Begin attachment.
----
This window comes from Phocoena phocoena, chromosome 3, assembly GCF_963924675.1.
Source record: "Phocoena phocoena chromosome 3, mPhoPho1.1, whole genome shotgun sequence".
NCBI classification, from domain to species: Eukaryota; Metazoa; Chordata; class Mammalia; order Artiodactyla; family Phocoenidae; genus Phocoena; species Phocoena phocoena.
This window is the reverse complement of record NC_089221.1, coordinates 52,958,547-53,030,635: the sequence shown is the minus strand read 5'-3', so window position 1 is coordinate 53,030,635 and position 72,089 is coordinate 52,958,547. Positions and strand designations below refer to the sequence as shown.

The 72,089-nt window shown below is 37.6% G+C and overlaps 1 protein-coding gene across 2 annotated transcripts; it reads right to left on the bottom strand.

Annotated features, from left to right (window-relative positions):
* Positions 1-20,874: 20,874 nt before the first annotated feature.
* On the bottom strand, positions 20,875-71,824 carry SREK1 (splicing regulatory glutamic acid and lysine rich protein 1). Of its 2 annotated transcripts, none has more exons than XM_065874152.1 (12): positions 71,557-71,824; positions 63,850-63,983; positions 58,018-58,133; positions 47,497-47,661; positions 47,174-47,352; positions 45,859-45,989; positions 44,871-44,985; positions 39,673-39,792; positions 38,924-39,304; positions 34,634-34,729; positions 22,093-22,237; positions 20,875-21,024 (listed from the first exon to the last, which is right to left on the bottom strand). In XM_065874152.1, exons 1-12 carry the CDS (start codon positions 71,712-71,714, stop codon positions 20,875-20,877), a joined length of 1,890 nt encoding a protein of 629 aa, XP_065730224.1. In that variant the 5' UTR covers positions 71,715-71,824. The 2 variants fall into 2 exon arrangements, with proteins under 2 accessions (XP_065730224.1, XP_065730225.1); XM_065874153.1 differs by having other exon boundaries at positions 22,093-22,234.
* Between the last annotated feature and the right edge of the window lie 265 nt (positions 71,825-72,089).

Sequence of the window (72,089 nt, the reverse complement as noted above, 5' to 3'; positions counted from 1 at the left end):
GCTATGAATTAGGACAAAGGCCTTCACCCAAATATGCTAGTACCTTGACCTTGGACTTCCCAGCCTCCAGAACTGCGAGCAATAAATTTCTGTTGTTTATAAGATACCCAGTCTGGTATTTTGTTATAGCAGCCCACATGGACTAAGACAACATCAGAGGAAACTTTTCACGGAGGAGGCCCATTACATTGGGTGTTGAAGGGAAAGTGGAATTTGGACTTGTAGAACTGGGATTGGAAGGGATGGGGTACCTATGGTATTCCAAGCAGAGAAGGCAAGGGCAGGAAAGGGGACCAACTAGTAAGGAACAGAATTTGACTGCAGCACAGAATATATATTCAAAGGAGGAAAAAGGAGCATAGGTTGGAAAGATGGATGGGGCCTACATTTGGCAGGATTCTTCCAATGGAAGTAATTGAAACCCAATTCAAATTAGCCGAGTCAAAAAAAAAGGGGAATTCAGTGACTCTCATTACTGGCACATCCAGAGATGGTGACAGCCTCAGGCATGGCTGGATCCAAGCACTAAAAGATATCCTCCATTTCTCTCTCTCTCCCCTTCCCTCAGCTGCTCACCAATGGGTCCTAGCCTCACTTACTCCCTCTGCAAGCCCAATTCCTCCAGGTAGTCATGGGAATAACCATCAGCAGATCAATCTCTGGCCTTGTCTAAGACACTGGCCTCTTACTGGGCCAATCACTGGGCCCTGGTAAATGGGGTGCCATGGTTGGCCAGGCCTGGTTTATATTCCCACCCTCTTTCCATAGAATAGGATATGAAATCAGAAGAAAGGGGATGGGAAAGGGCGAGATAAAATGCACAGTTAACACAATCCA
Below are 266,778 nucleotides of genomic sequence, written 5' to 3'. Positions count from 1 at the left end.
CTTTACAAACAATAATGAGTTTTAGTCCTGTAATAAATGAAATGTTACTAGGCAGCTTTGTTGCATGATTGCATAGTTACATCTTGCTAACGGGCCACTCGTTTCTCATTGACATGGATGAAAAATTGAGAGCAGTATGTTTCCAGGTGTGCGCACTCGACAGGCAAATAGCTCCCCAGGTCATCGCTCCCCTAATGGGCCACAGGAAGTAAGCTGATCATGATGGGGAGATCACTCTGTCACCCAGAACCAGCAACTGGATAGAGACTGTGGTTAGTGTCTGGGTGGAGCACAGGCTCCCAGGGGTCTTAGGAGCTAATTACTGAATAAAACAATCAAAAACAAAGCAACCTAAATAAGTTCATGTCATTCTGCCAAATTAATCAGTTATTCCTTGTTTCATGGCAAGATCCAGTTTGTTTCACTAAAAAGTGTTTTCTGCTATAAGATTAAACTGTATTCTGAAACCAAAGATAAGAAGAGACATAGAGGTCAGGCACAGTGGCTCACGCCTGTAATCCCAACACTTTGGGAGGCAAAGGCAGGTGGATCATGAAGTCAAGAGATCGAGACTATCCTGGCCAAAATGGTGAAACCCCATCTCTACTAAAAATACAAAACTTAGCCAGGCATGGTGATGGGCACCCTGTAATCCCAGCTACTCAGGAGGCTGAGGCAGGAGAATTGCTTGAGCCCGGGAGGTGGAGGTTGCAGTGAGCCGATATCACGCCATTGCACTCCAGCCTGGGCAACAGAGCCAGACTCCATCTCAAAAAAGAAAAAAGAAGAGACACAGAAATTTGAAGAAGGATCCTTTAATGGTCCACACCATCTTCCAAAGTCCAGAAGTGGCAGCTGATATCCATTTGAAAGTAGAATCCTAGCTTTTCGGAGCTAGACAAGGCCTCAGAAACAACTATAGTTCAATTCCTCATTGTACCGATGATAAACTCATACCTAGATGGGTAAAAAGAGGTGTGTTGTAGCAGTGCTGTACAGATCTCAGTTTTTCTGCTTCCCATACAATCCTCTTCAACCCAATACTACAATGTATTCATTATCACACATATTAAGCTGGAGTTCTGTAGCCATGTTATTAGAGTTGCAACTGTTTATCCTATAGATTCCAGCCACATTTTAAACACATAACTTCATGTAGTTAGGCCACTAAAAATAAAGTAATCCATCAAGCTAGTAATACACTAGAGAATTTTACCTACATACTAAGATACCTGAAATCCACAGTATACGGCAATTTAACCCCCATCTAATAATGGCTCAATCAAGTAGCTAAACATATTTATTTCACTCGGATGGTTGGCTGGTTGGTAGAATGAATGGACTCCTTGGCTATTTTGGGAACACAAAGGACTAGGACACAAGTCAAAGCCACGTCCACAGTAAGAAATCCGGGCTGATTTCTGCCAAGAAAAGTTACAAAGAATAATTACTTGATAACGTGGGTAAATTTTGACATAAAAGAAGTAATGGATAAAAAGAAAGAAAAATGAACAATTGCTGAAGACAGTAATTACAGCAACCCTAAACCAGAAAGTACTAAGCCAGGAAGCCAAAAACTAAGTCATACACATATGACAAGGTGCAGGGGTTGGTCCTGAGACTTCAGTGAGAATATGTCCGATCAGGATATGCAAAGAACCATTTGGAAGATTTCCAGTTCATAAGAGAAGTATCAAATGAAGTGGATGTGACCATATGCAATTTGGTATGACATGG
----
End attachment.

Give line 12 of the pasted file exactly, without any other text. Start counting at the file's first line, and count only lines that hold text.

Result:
Below are 266,778 nucleotides of genomic sequence, written 5' to 3'. Positions count from 1 at the left end.